• foetus;
  • meconium peritonitis;
  • mucus plug;
  • pseudocyst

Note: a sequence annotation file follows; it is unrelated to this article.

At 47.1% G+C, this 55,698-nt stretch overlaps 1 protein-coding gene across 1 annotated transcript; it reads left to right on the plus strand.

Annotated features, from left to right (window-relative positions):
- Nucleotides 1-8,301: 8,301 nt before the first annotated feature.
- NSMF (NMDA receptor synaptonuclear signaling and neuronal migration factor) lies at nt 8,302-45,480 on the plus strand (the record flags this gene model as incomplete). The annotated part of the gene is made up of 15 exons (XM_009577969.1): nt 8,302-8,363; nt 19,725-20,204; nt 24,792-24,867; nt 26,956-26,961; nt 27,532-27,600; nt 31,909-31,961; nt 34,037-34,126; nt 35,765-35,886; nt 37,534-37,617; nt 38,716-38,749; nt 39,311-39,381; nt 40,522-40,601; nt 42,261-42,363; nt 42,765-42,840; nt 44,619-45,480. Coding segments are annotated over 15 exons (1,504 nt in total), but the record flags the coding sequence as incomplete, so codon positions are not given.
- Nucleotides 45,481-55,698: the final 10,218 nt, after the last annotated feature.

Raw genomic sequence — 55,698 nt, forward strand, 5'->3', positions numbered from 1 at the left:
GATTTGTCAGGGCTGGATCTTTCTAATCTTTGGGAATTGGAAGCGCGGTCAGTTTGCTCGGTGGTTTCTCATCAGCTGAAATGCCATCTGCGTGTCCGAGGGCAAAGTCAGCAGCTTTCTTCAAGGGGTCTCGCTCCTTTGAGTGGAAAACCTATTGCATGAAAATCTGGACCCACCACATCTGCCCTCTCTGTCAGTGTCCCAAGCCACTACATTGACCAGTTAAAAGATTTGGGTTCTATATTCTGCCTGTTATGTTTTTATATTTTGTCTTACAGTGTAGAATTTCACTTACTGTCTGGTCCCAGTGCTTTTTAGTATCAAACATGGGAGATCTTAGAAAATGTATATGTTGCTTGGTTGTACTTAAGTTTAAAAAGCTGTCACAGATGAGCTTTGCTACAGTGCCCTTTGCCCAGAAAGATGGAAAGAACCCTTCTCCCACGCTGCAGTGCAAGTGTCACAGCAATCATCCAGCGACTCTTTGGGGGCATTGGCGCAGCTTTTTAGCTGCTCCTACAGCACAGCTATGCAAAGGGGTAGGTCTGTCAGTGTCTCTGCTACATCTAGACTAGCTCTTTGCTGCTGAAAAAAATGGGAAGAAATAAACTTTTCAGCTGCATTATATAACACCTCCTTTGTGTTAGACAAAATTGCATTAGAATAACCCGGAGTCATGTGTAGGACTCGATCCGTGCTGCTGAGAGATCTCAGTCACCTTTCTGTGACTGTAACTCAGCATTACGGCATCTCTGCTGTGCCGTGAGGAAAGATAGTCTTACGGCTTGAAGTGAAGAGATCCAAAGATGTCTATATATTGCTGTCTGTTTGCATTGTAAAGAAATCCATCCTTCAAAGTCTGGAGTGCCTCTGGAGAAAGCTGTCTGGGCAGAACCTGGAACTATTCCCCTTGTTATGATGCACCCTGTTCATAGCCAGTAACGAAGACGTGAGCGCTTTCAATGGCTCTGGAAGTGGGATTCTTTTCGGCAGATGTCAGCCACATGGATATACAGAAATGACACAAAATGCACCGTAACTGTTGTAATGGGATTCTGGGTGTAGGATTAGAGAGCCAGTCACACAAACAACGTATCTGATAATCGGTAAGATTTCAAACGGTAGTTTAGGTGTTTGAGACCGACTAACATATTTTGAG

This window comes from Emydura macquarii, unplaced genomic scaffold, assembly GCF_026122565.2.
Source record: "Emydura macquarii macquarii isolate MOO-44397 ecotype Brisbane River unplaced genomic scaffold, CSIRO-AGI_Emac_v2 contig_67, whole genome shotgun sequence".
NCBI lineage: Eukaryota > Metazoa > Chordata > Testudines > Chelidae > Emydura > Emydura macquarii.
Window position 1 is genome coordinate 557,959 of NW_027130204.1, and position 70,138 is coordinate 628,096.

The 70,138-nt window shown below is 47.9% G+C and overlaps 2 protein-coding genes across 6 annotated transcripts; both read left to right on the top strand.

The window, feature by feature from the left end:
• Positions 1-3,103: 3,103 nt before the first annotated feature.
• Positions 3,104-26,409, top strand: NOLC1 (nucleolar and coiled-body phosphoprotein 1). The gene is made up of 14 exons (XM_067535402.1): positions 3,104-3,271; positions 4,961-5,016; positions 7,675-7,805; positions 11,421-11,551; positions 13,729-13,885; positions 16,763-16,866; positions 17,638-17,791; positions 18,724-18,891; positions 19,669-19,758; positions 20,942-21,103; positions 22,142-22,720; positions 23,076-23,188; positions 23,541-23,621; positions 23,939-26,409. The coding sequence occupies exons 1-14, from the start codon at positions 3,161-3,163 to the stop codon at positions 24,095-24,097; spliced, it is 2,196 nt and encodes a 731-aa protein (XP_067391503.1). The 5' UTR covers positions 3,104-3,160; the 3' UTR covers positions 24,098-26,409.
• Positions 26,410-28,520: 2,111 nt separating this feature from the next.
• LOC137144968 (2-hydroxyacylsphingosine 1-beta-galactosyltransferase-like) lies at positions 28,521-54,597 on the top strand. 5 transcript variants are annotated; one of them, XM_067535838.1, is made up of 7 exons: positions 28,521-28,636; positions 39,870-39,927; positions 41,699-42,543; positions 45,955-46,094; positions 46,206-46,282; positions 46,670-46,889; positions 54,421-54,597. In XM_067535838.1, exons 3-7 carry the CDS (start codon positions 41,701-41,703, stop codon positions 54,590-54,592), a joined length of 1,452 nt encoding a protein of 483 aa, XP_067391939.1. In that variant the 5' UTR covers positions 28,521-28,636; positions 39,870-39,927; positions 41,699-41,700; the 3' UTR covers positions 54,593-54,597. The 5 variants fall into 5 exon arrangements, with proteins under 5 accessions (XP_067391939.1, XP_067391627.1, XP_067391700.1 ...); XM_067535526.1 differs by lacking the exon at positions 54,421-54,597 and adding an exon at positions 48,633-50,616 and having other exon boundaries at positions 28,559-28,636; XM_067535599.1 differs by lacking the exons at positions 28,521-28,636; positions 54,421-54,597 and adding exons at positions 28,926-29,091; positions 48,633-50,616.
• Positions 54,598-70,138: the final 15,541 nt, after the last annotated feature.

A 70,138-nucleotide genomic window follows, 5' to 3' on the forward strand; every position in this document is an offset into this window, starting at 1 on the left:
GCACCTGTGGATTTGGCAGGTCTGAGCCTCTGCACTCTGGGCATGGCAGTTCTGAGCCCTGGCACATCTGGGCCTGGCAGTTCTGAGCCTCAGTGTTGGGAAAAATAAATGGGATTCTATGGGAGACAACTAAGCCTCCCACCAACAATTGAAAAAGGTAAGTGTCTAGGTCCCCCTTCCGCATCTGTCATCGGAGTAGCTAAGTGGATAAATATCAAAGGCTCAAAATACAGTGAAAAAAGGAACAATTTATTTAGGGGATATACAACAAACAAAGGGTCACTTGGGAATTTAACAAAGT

Abstract:  Meconium peritonitis is a sterile chemical peritonitis resulting from intestinal perforation in-utero. We present a preterm male neonate weighing 1820 g in whom foetal meconium peritonitis was diagnosed by antenatal utrasonogram. Examination of the newborn in the immediate postnatal period revealed a firm lump of size 5 × 3 cm in the right lumbar and umbilical area. Rest of the abdomen was normal without any clinical evidence of intestinal obstruction. X-ray of abdomen done at 3 hours of life showed a cystic mass with calcified margin. Ultrasonography of abdomen ruled out any definite cause of intestinal obstruction and perforation. He was kept on conservative management. At 11 hours of life the neonate passed a small sticky white mucus plug per rectum followed by black colored meconium of normal consistency 2 hours later. The bowel habit remained regular thereafter. Screening for intrauterine infections and cystic fibrosis was negative. He is under regular follow-up and is now 6 months old with normal bowel habit. A lump of size 2 × 2 cm is still palpable and a small calcified mass is persistent in x-ray. Role of an intestinal mucus plug as the potential factor for intestinal obstruction and subsequent perforation has been highlighted in the present case.